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Latest Collard greens Stories

2013-03-14 23:03:31

While Saint Patrick´s Day´s “go green” campaign typically conjures up images of parades inundated with green clad revelers guzzling green drinks, it´s also a great reminder that we should all try to incorporate more healthy, natural green foods into our everyday menus as part of a healthy lifestyle. Arlington, VA (PRWEB) March 14, 2013 While Saint Patrick´s Day´s “go green” campaign typically conjures up images of parades inundated with...

2011-11-13 08:00:00

The Vegetable Cultivation Magazine Olericulture.org has newly included 248 resources to its Cabbage category. Olericulture is the science and technology of cultivating and producing fruits and within this discipline, Olericulture.org provides a wide range of resources related to traditional temperate and oftentimes indigenous, tropical vegetable crops. (PRWEB) November 13, 2011 The Vegetable Cultivation Magazine Olericulture.org has newly included 248 resources to its Cabbage category....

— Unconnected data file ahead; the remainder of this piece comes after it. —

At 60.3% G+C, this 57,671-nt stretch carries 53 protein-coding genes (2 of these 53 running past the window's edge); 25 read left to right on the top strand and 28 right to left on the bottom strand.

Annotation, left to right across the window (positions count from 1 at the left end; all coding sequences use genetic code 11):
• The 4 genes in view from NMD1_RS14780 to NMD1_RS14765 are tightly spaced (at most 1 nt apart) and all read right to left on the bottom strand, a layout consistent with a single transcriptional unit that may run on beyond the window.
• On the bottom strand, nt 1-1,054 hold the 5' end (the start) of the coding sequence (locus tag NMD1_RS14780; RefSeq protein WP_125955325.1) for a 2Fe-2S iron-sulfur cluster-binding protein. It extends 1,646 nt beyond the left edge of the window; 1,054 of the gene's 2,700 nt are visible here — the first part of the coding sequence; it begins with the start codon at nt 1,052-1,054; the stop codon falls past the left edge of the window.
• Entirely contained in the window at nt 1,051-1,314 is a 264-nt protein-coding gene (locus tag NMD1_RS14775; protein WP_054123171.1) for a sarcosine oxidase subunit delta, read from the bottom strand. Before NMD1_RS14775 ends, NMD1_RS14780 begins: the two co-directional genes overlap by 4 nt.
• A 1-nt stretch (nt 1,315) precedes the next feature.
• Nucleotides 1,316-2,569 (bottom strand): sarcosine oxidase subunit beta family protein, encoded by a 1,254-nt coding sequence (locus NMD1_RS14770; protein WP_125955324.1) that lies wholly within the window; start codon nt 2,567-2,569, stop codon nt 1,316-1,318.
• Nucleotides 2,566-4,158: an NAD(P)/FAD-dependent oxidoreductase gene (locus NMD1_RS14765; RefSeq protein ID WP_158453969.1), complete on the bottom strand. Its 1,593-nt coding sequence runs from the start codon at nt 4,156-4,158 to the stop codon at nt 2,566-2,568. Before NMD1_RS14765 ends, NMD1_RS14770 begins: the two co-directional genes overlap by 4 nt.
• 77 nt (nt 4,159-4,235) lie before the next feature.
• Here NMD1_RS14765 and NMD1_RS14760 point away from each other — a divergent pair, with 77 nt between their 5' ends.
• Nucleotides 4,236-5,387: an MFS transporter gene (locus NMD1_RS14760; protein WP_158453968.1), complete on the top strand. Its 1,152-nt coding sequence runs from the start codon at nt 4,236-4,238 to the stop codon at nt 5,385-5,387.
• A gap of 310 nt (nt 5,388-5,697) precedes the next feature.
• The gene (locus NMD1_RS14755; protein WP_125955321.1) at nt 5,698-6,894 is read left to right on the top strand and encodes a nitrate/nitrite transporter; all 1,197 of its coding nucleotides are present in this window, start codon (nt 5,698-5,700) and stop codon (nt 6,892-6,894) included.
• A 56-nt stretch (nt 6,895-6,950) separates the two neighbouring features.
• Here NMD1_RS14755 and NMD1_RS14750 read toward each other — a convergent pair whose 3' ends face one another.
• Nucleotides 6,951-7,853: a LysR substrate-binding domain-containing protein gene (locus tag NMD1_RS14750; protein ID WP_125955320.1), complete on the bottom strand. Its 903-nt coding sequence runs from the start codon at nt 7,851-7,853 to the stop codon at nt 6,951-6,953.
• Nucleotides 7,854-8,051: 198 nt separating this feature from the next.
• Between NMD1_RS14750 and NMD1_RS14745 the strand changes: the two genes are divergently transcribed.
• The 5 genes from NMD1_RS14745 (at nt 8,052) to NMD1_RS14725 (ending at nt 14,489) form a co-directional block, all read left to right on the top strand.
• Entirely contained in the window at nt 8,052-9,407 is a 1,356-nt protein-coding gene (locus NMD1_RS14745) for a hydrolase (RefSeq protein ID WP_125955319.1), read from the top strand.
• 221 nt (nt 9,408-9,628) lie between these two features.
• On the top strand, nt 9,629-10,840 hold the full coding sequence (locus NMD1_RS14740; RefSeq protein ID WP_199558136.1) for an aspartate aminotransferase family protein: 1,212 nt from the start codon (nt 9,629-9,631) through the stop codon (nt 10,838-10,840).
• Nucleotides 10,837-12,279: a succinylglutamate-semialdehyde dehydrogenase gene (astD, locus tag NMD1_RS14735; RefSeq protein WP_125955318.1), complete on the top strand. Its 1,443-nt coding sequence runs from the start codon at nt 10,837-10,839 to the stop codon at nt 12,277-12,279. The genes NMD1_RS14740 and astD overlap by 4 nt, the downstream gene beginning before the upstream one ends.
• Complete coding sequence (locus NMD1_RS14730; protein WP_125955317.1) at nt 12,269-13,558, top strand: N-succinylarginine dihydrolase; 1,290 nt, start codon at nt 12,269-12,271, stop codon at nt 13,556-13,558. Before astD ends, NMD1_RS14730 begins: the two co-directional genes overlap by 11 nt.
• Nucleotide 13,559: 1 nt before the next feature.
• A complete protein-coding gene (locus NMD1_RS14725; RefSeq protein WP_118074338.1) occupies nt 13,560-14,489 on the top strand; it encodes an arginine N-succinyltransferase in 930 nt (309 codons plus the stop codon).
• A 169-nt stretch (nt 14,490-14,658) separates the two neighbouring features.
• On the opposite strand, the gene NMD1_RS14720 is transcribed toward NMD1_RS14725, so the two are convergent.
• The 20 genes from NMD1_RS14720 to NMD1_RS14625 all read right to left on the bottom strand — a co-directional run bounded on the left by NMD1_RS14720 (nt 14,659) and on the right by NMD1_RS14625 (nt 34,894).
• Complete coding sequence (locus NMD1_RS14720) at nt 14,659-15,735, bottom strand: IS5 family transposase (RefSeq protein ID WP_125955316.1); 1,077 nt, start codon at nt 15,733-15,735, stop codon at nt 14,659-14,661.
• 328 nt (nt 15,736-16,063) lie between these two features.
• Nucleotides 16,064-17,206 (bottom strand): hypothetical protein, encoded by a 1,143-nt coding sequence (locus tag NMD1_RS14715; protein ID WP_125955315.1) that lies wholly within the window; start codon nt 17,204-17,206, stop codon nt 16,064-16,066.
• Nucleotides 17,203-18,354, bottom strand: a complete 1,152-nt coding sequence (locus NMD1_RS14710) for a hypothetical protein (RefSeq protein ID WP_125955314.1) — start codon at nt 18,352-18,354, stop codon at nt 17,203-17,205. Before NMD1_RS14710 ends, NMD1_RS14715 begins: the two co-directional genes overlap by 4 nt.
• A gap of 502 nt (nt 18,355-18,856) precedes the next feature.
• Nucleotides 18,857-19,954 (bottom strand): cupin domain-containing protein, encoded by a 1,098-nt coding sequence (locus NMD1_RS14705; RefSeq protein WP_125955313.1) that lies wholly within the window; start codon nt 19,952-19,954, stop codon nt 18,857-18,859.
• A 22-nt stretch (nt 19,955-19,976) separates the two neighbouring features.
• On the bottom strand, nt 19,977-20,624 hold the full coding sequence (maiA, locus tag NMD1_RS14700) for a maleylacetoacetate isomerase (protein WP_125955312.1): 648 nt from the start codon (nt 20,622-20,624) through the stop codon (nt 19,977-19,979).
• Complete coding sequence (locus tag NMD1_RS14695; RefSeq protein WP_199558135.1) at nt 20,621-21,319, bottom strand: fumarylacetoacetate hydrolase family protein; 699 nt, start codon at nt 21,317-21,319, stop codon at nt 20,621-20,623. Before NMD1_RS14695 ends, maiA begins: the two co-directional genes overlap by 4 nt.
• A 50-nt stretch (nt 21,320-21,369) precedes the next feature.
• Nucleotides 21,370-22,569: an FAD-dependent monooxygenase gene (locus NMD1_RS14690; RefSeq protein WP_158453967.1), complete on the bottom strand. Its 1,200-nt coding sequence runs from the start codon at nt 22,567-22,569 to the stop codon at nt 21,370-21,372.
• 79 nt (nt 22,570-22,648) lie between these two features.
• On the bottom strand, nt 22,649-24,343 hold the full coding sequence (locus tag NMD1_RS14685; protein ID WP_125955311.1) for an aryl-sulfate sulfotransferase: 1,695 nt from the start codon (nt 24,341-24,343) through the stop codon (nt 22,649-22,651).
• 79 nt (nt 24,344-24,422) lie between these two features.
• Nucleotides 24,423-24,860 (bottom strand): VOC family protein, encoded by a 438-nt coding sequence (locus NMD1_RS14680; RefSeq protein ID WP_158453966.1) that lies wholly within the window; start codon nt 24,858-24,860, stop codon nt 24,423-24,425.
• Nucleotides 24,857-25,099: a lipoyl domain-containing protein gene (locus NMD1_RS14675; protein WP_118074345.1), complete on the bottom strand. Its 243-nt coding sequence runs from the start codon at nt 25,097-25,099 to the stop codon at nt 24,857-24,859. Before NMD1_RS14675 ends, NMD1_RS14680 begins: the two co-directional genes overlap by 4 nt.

2011-06-21 11:48:00

EFFINGHAM, S.C., June 21, 2011 /PRNewswire/ -- Representatives from Margaret Holmes today announced a 'Best Southern Summer Dishes' recipe contest, which will run through September 6, 2011. Recipes can combine any of the Margaret Holmes label products, including their southern classics such as collard greens, butter peas, tomatoes okra and corn, and yellow squash; and seasoned vegetables including mix greens, field peas and snaps, and Italian green beans; southern peaches, and Peanut Patch...


Latest Collard greens Reference Libraries

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2009-04-28 15:35:18

Brassica oleracea is indigenous to the coastal areas of southern and western Europe and is often referred to as Wild Mustard. It is tolerant of salt and lime in the soil of its native lands. The plant grows tall and blooms biennially. Large sturdy leaves act as water storage. Once the plant is two years old a tall stem measuring 3 - 7 feet in height grows bearing a cluster of yellow flowers. This plant is flush with nutrients like vitamin C. Cultivars of this plant are categorized into...

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Word of the Day
abrosia
  • Wasting away as a result of abstinence from food.
The word 'abrosia' comes from a Greek roots meaning 'not' and 'eating'.